Digital accessibility is a constantly changing area of law. There are no explicit regulations for private companies and although we have dozens of court decisions, many of those decisions contradict each other.
Even though no one can be completely sure what the future holds for digital accessibility, we can make some educated guesses. At the tail end of 2017, we asked eight leading attorneys to dust off their Magic 8-Balls and give us their best predictions of where the law may be headed.
Do court decisions reduce uncertainty?
Since there are no explicit digital accessibility requirements in the ADA, the law in this area is cobbled together from a handful of court decisions. It seems that each court decision has its own unique spin on the ADA. Does this growing body of case law make things any clearer?
“Each time a new [case] comes out, whichever side you’re on, you’re going to point to it and say that’s good news. Ultimately, cases are still coming down different ways depending on the judge. I know that the plaintiff’s attorneys were saying the Blick Art case was a total game-changer and we disagree. We think that judge relied on a case that really didn’t stand for what he held it out to stand for. So, it’s distinguishable. And all the rest have specific factual situations. These cases are part of a growing body of decisions that you can point to if you’re trying to say that you can look at what this other judge did, but none of them are precedential yet. And again, they all depend on different facts and different arguments. You always have to remember that a judge is deciding a case based on the facts put in front of that judge. If the plaintiffs don’t make certain arguments or don’t put certain facts before the judge, the judge may not be ruling on the whole story. It’s always tough for someone to say, ‘Look at this case, it’s the end-all, be-all’.”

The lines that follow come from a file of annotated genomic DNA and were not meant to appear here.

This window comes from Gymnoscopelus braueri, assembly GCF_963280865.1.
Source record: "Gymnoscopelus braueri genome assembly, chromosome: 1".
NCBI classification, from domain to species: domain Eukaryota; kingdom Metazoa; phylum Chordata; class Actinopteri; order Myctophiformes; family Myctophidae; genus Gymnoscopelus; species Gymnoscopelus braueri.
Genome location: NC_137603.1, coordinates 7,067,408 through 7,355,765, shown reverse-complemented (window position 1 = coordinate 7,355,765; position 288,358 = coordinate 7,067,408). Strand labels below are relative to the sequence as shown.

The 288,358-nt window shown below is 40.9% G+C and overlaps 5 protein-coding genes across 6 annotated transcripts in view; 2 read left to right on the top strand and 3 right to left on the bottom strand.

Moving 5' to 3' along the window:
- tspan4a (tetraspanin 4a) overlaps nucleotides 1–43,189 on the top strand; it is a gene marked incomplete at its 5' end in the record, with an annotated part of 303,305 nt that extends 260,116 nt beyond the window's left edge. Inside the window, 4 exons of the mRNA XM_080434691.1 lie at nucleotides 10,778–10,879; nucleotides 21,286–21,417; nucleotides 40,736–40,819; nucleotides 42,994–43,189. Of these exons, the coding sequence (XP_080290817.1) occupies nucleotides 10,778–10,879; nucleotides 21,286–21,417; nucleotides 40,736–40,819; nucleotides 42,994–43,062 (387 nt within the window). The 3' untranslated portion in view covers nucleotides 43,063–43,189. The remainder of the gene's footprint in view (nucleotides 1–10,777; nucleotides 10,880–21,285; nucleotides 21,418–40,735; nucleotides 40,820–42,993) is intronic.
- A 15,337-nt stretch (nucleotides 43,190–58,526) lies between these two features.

– Kristina Launey, Partner, Seyfarth Shaw LLP
“If [digital accessibility] makes its way to a decision by a federal Circuit Court of Appeals, that could be very important and would likely have a huge impact even in courts beyond that particular circuit, so long as the decision wasn’t extremely fact-specific. Until then, all we have are largely fact-specific decisions by federal district courts, which are not binding on anyone else.”
– Donald Brown, Partner, Manatt, Phelps, & Phillips LLP
Want to Learn More?
Deregulation, legislation, court cases? There are so many variables, but we’ve got it covered. To find answers to all of your burning digital accessibility legal questions, download our free whitepaper – The Digital Accessibility Crystal Ball.
This blog post is for informational purposes only and does not constitute legal advice.